Home Business News Junior doctors strikes ‘threaten public safety’ and Sunak blasts them as ‘wrong’

Junior doctors strikes ‘threaten public safety’ and Sunak blasts them as ‘wrong’

by LLB political Reporter
6th Dec 23 2:29 pm

The Prime Minister said in the House of Commons on Wednesday that the planned junior doctor strikes over the Christmas period are “wrong.”

On Tuesday the British Medical Association (BMA) said that the lengthy talks with government ministers over the ongoing pay dispute had broken down.

The BMA’s junior doctors committee has voted unanimously for industrial action over December and again in January 2024.

Junior doctors were offered a 3% pay rise on top of the average 8.8% which was given early this year in the summer months.

On 20 December junior doctors will walk out and again on 23 December, 3 January and 9 January 2024 from 7am on those dates.

The strikes will last for six days in January 2024 which will represent the longest period of strikes action in the history of the NHS the BMA union said.

Tax deductions: Keep more of your money

During Prime Minister’s Questions Rishi Sunak said that “every other part of the public sector” who took industrial action had resolved their pay disputes.

Junior doctors were offered a 3% pay rise on top of the average 8.8% which was given early this year in the summer months.

The strike action has filled the hospital leaders with dread and gave a grim warning that this will “undermine efforts to cut waiting lists,” which the Prime Minister has listed as one of his key priorities.

Tory former health minister Dr Caroline Johnson told MPs in the Commons, “As someone who has worked as a junior doctor, I understand it is a demanding job and I have sympathy with the challenges they face, however, the strikes that are planned over the festive period threaten public safety and they will delay people’s treatment.

“Causing patient suffering in the pursuit of more money for oneself is in my view morally indefensible.

“Can the Prime Minister tell the House what concrete steps he is taking to prevent these strikes and whether he will bring forward minimum service legislation to protect patients in case they do?”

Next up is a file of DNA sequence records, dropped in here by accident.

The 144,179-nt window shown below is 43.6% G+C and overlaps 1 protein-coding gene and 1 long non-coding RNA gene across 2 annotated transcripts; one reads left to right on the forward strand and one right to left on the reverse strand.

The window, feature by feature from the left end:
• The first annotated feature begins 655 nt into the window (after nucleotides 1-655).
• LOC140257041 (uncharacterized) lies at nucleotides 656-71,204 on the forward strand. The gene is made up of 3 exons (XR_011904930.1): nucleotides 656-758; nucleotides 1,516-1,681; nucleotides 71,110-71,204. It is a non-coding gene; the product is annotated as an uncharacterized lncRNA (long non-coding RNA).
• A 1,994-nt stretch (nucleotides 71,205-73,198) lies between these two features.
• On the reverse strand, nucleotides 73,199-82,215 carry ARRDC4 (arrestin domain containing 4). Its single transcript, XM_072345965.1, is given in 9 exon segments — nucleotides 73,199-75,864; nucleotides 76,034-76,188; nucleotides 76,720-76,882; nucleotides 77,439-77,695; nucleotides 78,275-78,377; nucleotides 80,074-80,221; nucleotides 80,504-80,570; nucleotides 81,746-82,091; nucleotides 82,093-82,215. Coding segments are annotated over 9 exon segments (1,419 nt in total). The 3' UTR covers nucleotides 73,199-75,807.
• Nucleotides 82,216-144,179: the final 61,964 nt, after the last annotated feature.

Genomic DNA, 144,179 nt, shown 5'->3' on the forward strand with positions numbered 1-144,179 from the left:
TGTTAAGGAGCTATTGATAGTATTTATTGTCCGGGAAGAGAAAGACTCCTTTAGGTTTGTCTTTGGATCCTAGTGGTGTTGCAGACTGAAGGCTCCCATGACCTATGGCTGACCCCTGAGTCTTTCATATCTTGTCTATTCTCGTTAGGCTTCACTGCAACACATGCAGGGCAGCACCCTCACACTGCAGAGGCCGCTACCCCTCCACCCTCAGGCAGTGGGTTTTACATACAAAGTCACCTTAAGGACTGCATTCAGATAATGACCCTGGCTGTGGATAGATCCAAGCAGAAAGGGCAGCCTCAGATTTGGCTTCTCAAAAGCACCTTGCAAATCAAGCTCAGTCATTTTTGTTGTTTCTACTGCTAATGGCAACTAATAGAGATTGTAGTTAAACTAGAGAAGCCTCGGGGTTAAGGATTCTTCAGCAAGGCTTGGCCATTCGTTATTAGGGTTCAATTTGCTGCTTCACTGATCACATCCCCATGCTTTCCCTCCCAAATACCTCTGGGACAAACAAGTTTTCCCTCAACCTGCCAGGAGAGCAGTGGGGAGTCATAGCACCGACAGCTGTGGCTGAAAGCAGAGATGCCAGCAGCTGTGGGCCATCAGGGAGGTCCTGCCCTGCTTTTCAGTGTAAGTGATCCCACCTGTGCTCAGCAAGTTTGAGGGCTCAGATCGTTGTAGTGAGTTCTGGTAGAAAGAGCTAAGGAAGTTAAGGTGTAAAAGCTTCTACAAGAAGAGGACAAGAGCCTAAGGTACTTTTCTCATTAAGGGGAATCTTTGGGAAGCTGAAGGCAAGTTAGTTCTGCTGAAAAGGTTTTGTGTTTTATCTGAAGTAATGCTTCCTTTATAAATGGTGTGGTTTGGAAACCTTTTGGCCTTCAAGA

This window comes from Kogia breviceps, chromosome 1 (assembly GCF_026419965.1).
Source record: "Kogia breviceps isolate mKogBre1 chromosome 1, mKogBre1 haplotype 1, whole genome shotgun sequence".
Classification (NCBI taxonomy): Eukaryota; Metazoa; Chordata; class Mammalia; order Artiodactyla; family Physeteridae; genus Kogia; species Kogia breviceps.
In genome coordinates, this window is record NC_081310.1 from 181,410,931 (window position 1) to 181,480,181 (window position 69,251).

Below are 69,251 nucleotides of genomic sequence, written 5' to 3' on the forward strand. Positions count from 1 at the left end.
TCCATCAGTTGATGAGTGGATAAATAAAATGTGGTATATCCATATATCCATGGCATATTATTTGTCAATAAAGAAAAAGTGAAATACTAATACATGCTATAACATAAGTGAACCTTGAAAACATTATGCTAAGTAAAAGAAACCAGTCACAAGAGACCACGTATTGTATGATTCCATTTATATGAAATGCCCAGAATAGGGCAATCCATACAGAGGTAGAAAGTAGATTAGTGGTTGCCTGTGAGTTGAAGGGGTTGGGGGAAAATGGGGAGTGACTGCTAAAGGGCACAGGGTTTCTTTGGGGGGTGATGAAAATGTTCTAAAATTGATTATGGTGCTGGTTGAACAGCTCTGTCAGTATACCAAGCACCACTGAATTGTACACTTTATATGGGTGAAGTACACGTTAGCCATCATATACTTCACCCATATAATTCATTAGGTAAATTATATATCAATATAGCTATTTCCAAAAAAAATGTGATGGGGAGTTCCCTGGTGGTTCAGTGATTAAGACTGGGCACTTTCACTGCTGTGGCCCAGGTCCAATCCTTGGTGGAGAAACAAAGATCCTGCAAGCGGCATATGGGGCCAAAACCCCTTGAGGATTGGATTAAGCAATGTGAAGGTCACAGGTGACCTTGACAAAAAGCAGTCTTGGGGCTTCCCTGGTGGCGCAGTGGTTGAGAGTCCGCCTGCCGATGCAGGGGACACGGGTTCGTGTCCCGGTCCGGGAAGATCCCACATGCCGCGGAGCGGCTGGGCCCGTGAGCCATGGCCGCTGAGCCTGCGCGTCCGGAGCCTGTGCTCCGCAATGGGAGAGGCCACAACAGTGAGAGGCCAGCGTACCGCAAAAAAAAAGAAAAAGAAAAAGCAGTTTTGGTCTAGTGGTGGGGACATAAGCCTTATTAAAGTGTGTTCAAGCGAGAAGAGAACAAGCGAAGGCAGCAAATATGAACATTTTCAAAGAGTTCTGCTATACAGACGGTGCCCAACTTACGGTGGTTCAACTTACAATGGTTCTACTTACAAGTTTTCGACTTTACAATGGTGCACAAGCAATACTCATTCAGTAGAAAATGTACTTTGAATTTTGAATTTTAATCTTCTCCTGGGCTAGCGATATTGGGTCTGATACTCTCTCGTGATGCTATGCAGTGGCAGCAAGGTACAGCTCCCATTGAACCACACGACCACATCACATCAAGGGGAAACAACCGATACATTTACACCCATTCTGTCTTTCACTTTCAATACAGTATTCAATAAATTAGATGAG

Sunak said, “The Government has now reached settlements with every other part of the public sector including most recently consultants, and I am grateful to them for their constructive engagement with the Government.

“The junior doctors are taking action in the face of a recommendation of an independent body of a 9% pay rise on average, the highest increase across the entire public sector.

“The Government has gone beyond that in conversations with them and they have still decided to take damaging strike action. It is wrong and that is why we have introduced minimum service levels to ensure that we can guarantee a safe level of care for patients across the NHS.

“It would be good to hear at some point from the Labour Party whether they will get off the fence, condemn these strikes and back these minimum service levels.”

BMA junior doctors committee co-chairmen Dr Robert Laurenson and Dr Vivek Trivedi said in a statement: “We have been clear from the outset of these talks that we needed to move at pace and, if we did not have a credible offer, we would be forced to call strikes.

“After five weeks of intense talks, the Government was unable to present a credible offer on pay by the deadline.

“Instead, we were offered an additional 3%, unevenly spread across doctors’ grades, which would still amount to pay cuts for many doctors this year. It is clear the Government is still not prepared to address the real-terms pay cut doctors have experienced since 2008.

“It is a great shame that, even though the approach was more constructive, there was not enough on offer to shape a credible deal, which we hoped would end the dispute.

“Without enough progress by the deadline, we have no choice but to take action that demonstrates doctors are as determined as ever in reversing their pay cuts.

“However, we can still avoid the need for these strikes. We will be ready and willing any time the Government wants to talk.

“If a credible offer can be presented the day before, or even during any action, these strikes can be cancelled.

“The approach from Ms Atkins and the team has been productive but ultimately that alone is not sufficient to make up for 15 years of declining pay.

“A year after our dispute started, we are still too far from turning the tide on plummeting pay, morale, and retention of doctors.

“Rather than waste more time and money and have further disruption to patient care, the Health Secretary needs to make a credible offer now.”

Leave a Comment

You may also like


Sign up to our daily news alerts

[ms-form id=1]